MacAdam spent his childhood in New York but returned to Scotland in 1783 having made enough money to purchase an estate in Ayrshire. He noticed that the roads on the estate were in very poor condition and undertook a series of experiments to find a better material to surface roads with. MacAdam moved to the south coast of England in 1798 after being forced to sell his estate to pay business debts, where he continued his experiments and in 1815 was appointed Surveyor to the Bristol Roads.

His works, Remarks on the Present System of Road-Making (1816) and A Practical Essay on the Scientific Repair and Preservation of Roads (1819) document his work and a parliamentary enquiry of 1823 led to the adoption of his ideas by public authorities.

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The novelist and poet Sir Walter Scott died aged 61 on this day in 1832.

Walter Scott was born in Edinburgh in 1771 but was sent to live on his grandfather's farm near Kelso after he contracted poliomyelitis at the age of 18 months. He stayed there until 1777, and it is thought that it during his period of convalescence that he absorbed the historical and literary culture of the Borders, having heard the traditional ballads and legends about the Border heroes and reivers. Scott is best known for his novels such as The Heart of Midlothian, Ivanhoe, Rob Roy, and The Fair Maid of Perth. However, he also published translations, reviewed extensively, and wrote historical tracts. Regarded in his day as one of the greatest writers, Scott's reputation since then has been subject to intense scrutiny and he has been criticised for presenting a mythical, overly romantic image of Scotland.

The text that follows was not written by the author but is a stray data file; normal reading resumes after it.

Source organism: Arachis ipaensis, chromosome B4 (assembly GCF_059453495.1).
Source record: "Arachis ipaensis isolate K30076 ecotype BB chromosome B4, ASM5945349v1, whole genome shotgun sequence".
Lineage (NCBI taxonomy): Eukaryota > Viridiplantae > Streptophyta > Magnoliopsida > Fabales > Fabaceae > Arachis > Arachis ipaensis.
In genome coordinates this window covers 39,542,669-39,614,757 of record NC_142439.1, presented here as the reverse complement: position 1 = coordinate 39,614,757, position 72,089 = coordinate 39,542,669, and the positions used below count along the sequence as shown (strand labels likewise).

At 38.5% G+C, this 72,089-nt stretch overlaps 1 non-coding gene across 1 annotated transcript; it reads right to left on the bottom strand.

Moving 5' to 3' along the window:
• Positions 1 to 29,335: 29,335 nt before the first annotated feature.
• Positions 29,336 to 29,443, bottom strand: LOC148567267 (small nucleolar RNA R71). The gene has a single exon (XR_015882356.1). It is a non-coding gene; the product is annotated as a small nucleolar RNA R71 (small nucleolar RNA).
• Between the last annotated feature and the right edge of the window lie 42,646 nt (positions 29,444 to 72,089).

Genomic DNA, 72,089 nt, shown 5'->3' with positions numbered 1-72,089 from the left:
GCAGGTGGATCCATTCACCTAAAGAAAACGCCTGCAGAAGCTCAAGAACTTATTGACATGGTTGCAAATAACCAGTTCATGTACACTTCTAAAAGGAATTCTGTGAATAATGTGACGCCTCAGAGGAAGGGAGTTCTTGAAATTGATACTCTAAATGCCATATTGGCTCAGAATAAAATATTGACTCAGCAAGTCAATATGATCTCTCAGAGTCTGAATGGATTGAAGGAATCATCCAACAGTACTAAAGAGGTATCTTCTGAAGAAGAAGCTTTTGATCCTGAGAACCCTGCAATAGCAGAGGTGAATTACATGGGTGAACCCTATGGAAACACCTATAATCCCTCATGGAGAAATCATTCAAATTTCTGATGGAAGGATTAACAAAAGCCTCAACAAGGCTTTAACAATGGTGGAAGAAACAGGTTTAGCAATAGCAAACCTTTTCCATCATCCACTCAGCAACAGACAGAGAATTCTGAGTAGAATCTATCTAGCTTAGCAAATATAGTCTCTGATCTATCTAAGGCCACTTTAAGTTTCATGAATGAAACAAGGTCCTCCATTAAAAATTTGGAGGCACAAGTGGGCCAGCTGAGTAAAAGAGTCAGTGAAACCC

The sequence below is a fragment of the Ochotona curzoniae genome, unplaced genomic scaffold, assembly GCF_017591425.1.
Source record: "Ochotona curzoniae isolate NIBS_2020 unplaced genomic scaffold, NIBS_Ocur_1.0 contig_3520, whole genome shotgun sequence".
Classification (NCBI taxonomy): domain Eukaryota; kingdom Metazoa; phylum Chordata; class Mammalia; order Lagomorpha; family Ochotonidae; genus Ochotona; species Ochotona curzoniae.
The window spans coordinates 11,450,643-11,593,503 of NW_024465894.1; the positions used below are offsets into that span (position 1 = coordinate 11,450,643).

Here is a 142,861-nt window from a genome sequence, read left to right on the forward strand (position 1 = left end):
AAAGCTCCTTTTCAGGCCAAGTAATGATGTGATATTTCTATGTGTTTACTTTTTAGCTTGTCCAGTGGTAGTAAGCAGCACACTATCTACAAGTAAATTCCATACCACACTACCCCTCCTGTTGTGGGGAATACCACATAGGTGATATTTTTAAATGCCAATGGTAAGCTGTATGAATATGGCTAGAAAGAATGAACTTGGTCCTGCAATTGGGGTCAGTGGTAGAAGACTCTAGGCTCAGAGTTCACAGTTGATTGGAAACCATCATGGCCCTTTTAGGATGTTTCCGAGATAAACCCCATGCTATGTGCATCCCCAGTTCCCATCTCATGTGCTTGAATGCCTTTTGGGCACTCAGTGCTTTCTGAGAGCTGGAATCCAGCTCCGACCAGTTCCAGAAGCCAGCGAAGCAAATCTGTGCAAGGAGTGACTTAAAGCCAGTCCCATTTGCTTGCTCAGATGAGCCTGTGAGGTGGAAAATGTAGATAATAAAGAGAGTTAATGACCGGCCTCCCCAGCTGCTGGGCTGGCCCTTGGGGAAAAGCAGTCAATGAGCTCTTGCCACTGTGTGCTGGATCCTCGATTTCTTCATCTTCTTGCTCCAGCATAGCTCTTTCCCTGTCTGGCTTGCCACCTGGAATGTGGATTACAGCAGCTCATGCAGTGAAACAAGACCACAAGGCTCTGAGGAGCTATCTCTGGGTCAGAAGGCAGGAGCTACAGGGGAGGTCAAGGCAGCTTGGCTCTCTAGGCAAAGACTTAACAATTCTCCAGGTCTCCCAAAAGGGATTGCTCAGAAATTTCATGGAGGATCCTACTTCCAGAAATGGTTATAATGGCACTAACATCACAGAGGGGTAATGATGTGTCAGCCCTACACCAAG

Semper Fidelis! Semper Familia!
Stu

MICHAEL the Canadian

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Re: This day is History
« Reply #7 on: September 23, 2014, 09:39:42 AM »
Great Stuff Stu, Chery LL , It is great to step back in history . Stu i am just watching the show OUTLANDER where a women name Claire is transported back in time to the era where the Mackenzie s are collecting taxes in the highlands and also collecting money from the same villagers for the Jacobite army, at the moment the show is 3 years before the battle of Culloden april 16 , 1745. It is interesting for this to be here at the same time I am watching a show that relates back to the same time period. thanks for the history lessons.
 

MICHAEL the Canadian

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Re: This day is History
« Reply #8 on: September 23, 2014, 09:41:23 AM »
Sorry date of battle was april 16,1746

Stirling Thompson

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Re: This day is History
« Reply #9 on: October 02, 2014, 09:04:36 AM »
On this day in 1947 the paddle steamer Waverley was launched from A. & J. Inglis's yard on the Clyde. The Waverley is the last sea-going paddle steamer in the world. She was in danger of de-comissionning in the early 70s, but in 1974 she was bought by enthusiasts from the Paddle Steamer Preservation Society for the bargain price of one pound from owners CalMac.